20. 20.
    Matsuoka M, Isotani S, Sucasaire W, Zambom LS, Ogata K. Chemical bonding and composition of silicon nitride films prepared by inductively coupled plasma chemical vapor deposition. Surf Coat Technol. 2010;204:2923–7.CrossRefGoogle Scholar
  21. 21.
    Qian F, Temmel G, Schnupp R, Ryssel H. Thin stoichiometric silicon nitride prepared by r.f. reactive sputtering. Microelectron Reliab. 1999;39:317–23.CrossRefGoogle Scholar
  22. 22.
    Lattemann M, Nold E, Ulrich S, Leiste H, Holleck H. Investigation and characterisation of silicon nitride and silicon carbide thin films. Surf Coat Technol. 2003;174–175:365–9.CrossRefGoogle Scholar
  23. 23.
    Ku S-L, Lee C-C. Surface characterization and properties of silicon nitride films prepared by ion-assisted deposition. Surf Coat Technol. 2010;204:3234–7.CrossRefGoogle Scholar
  24. 24.
    Heimann RB. Thermal spraying of silicon nitride coatings using highly accelerated precursor powder particles. Surf Coat Technol. 2010;205:943–8.CrossRefGoogle Scholar
  25. 25.
    Perdew JP, Wang Y. Accurate and simple analytic representation of the electron–gas correlation energy. Phys Rev B. 1992;45:13244.CrossRefGoogle Scholar
  26. 26.
    Monkhorst HJ, Pack JD. On special points for brillouin zone integrations. Phys Rev B. 1976;13:5188–92.CrossRefGoogle Scholar
  27. 27.
    Oliver WC, Pharr GM. An improved technique for determining hardness and elastic modulus using load and displacement sensing indentation experiments. J Mater Res. 1992;7:1564–83.CrossRefGoogle Scholar
  28. 28.
    Czichos H, Becker S, Lexow J. International multilaboratory sliding wear tests with ceramics and steel. Wear. 1989;135:171–91.CrossRefGoogle Scholar
  29. 29.
    Johnson KL. Contact mechanics. Cambridge: The Press Syndicate of the University of Cambridge; 1985. p. 90–104.Google Scholar
  30. 30.
    ASTM and Standards. Standard test for wear testing of polymeric materials used in total joint prostheses. ASTM Int. F 732-00; (2003).Google Scholar
  31. 31.
    International Centre for Diffraction Data, Reference files: Cobalt PDF no. 15-0806.Google Scholar
  32. 32.
    International Centre for Diffraction Data, Reference files: Chromium PDF no. 88-2323.Google Scholar
  33. 33.
    International Centre for Diffraction Data, Reference files: Cobalt Molybdenum PDF no. 29-0488.Google Scholar
  34. 34.
    Li G, Li Y, Li G. Crystallization of amorphous Si3N4 and superhardness effect in HfC/Si3N4 nanomultilayers. Appl Surf Sci. 2011;257:5799–802.CrossRefGoogle Scholar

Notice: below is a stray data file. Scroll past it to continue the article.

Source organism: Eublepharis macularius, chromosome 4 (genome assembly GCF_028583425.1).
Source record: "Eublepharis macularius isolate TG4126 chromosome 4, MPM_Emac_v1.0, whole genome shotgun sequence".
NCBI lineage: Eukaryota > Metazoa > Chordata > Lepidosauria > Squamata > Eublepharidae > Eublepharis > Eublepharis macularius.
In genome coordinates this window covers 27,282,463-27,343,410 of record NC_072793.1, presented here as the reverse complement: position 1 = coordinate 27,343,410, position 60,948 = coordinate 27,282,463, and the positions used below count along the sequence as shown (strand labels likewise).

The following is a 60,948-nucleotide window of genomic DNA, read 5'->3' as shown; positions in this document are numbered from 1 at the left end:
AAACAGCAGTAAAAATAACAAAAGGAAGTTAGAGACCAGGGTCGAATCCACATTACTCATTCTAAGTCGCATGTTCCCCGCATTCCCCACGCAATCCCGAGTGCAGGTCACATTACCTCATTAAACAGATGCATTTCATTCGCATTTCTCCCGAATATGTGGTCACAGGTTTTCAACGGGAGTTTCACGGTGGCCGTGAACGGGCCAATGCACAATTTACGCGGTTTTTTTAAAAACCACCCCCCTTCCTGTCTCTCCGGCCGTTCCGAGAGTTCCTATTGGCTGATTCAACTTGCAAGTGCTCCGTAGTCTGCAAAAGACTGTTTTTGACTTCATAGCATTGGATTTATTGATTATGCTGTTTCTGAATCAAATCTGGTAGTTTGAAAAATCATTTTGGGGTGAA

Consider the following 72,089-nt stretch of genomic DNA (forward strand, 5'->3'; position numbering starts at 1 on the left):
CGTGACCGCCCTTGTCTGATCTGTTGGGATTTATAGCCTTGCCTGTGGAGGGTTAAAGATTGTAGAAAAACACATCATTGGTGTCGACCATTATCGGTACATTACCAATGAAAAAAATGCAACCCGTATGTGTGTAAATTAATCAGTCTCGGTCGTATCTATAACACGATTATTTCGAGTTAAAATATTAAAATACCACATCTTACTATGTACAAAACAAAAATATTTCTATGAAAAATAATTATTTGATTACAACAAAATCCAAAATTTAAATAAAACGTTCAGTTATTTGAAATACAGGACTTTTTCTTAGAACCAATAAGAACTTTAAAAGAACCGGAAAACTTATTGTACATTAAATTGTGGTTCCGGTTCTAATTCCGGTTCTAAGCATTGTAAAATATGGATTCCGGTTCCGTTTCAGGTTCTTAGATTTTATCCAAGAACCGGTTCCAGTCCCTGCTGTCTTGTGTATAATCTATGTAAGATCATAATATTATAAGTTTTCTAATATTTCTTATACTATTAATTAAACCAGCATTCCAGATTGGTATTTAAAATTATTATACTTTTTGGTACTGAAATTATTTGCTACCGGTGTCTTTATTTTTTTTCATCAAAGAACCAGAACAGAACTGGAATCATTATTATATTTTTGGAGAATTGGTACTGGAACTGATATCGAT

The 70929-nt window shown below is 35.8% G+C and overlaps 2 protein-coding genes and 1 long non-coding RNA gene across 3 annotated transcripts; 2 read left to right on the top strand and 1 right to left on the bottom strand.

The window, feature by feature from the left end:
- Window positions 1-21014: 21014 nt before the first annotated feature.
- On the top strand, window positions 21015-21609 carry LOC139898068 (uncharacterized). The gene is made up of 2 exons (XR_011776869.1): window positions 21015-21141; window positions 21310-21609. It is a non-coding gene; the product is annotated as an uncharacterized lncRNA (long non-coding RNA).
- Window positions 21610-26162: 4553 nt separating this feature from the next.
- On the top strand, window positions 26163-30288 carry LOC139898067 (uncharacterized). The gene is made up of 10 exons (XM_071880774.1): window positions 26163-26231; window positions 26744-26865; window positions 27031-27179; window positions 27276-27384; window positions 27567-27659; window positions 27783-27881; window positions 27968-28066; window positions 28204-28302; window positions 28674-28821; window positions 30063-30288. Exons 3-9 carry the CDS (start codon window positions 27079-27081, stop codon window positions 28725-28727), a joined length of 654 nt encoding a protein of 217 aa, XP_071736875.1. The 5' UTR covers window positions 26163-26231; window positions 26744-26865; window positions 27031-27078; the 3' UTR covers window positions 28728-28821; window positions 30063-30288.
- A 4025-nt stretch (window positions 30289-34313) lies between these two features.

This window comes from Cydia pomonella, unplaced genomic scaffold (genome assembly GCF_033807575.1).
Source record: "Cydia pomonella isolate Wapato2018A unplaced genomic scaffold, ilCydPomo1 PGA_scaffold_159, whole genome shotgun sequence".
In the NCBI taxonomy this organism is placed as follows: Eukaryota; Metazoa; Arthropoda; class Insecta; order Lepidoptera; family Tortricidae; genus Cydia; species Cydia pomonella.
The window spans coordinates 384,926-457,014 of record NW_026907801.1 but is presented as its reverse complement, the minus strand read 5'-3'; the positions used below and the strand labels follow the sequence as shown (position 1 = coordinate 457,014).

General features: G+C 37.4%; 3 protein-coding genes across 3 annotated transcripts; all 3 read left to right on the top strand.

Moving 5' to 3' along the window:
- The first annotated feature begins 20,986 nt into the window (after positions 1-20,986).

35. 35.
    Kim Y-HA, Ritchie A, Hardaker C. Surface roughness of ceramic femoral heads after in vivo transfer of metal: correlation to polyethylene wear. J Bone Joint Surg. 2005;87:577–82.CrossRefGoogle Scholar
  36. 36.
    Fisher J, Jennings L, Galvin A. Wear of highly crosslinked polyethylene against cobalt chrome and ceramic femoral heads. In: Benazzo F, Falez F, Dietrich M, editors. Bioceramics and alternative bearings in joint arthroplasty. Dramstadt: Steinkopff Verlag; 2006. p. 185–8.CrossRefGoogle Scholar
  37. 37.
    Klug DHP, Alexander LE. X-ray diffraction procedures for polycrystalline and amorphous materials. New York: Wiley. Inc; 1954. p. 491.Google Scholar
  38. 38.
    Karlsson L, Hultman L, Sundgren JE. Influence of residual stresses on the mechanical properties of TiCxN1-x (x = 0, 0.15, 0.45) thin films deposited by arc evaporation. Thin Solid Films. 2000;371:167–77.CrossRefGoogle Scholar
  39. 39.
    Wen M, Meng QN, Yu WX, Zheng WT, Mao SX, Hua MJ. Growth, stress and hardness of reactively sputtered tungsten nitride thin films. Surf Coat Technol. 2010;205:1953–61.CrossRefGoogle Scholar
  40. 40.
    Nordling L, Östeman J. Physics handbook for science and engineering. Vol. 5. Lund: Studentlitteratur; 1980.Google Scholar
  41. 41.
    Wiklund U, Gunnars J, Hogmark S. Influence of residual stresses on fracture and delamination of thin hard coatings. Wear. 1999;232:262–9.CrossRefGoogle Scholar
  42. 42.
    Mazzocchi M, Gardini D, Traverso P, Faga M, Bellosi A. On the possibility of silicon nitride as a ceramic for structural orthopaedic implants. Part II: chemical stability and wear resistance in body environment. J Mater Sci Mater Med. 2008;19:2889–901.CrossRefGoogle Scholar
  43. 43.
    Spriano S, Vernè E, Faga MG, Bugliosi S, Maina G. Surface treatment on an implant cobalt alloy for high biocompatibility and wear resistance. Wear. 2005;259:919–25.CrossRefGoogle Scholar
  44. 44.
    Affatato S, Spinelli M, Zavalloni M, Mazzega-Fabbro C, Viceconti M. Tribology and total hip joint replacement: current concepts in mechanical simulation. Med Eng Phys. 2008;30:1305–17.CrossRefGoogle Scholar

Copyright information

© Springer Science+Business Media, LLC 2012

Authors and Affiliations

  • J. Olofsson
    • 1
    Email author
  • M. Pettersson
    • 1
  • N. Teuscher
    • 2
  • A. Heilmann
    • 2
  • K. Larsson
    • 3
  • K. Grandfield
    • 1
  • C. Persson
    • 1
  • S. Jacobson
    • 1
  • H. Engqvist
    • 1
  1. 1.Applied Materials ScienceUppsala UniversityUppsalaSweden
  2. 2.Fraunhofer Institute for Mechanics of Materials IWMHalleGermany
  3. 3.Materials ChemistryUppsala UniversityUppsalaSweden

Personalised recommendations